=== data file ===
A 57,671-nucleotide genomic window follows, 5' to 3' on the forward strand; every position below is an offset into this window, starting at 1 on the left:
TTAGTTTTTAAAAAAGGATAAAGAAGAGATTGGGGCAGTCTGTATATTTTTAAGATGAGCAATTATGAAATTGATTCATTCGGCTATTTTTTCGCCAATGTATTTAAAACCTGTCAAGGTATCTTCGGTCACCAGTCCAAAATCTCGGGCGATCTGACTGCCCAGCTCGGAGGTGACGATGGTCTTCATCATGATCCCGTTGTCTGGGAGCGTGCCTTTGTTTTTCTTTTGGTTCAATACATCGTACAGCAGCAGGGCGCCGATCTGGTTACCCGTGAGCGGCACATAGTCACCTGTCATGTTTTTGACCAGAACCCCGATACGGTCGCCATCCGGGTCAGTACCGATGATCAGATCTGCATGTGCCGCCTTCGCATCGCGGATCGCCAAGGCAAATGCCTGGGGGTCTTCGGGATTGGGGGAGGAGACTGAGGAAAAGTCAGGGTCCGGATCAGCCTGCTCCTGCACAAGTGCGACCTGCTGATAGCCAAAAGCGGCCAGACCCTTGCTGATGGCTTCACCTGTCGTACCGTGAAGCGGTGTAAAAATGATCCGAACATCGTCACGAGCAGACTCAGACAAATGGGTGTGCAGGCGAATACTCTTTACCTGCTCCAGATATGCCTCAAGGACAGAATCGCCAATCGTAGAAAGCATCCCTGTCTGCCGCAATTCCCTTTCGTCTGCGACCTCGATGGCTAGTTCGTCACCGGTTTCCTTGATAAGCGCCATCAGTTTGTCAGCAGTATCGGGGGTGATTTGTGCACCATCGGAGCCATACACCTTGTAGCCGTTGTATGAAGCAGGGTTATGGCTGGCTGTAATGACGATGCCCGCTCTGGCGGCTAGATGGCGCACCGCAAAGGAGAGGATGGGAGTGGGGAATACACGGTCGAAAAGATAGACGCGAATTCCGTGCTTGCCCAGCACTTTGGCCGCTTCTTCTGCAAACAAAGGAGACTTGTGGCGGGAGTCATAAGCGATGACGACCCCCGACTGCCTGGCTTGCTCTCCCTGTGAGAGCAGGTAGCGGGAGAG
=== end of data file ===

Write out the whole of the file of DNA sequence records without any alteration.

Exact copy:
A 57,671-nucleotide genomic window follows, 5' to 3' on the forward strand; every position below is an offset into this window, starting at 1 on the left:
TTAGTTTTTAAAAAAGGATAAAGAAGAGATTGGGGCAGTCTGTATATTTTTAAGATGAGCAATTATGAAATTGATTCATTCGGCTATTTTTTCGCCAATGTATTTAAAACCTGTCAAGGTATCTTCGGTCACCAGTCCAAAATCTCGGGCGATCTGACTGCCCAGCTCGGAGGTGACGATGGTCTTCATCATGATCCCGTTGTCTGGGAGCGTGCCTTTGTTTTTCTTTTGGTTCAATACATCGTACAGCAGCAGGGCGCCGATCTGGTTACCCGTGAGCGGCACATAGTCACCTGTCATGTTTTTGACCAGAACCCCGATACGGTCGCCATCCGGGTCAGTACCGATGATCAGATCTGCATGTGCCGCCTTCGCATCGCGGATCGCCAAGGCAAATGCCTGGGGGTCTTCGGGATTGGGGGAGGAGACTGAGGAAAAGTCAGGGTCCGGATCAGCCTGCTCCTGCACAAGTGCGACCTGCTGATAGCCAAAAGCGGCCAGACCCTTGCTGATGGCTTCACCTGTCGTACCGTGAAGCGGTGTAAAAATGATCCGAACATCGTCACGAGCAGACTCAGACAAATGGGTGTGCAGGCGAATACTCTTTACCTGCTCCAGATATGCCTCAAGGACAGAATCGCCAATCGTAGAAAGCATCCCTGTCTGCCGCAATTCCCTTTCGTCTGCGACCTCGATGGCTAGTTCGTCACCGGTTTCCTTGATAAGCGCCATCAGTTTGTCAGCAGTATCGGGGGTGATTTGTGCACCATCGGAGCCATACACCTTGTAGCCGTTGTATGAAGCAGGGTTATGGCTGGCTGTAATGACGATGCCCGCTCTGGCGGCTAGATGGCGCACCGCAAAGGAGAGGATGGGAGTGGGGAATACACGGTCGAAAAGATAGACGCGAATTCCGTGCTTGCCCAGCACTTTGGCCGCTTCTTCTGCAAACAAAGGAGACTTGTGGCGGGAGTCATAAGCGATGACGACCCCCGACTGCCTGGCTTGCTCTCCCTGTGAGAGCAGGTAGCGGGAGAG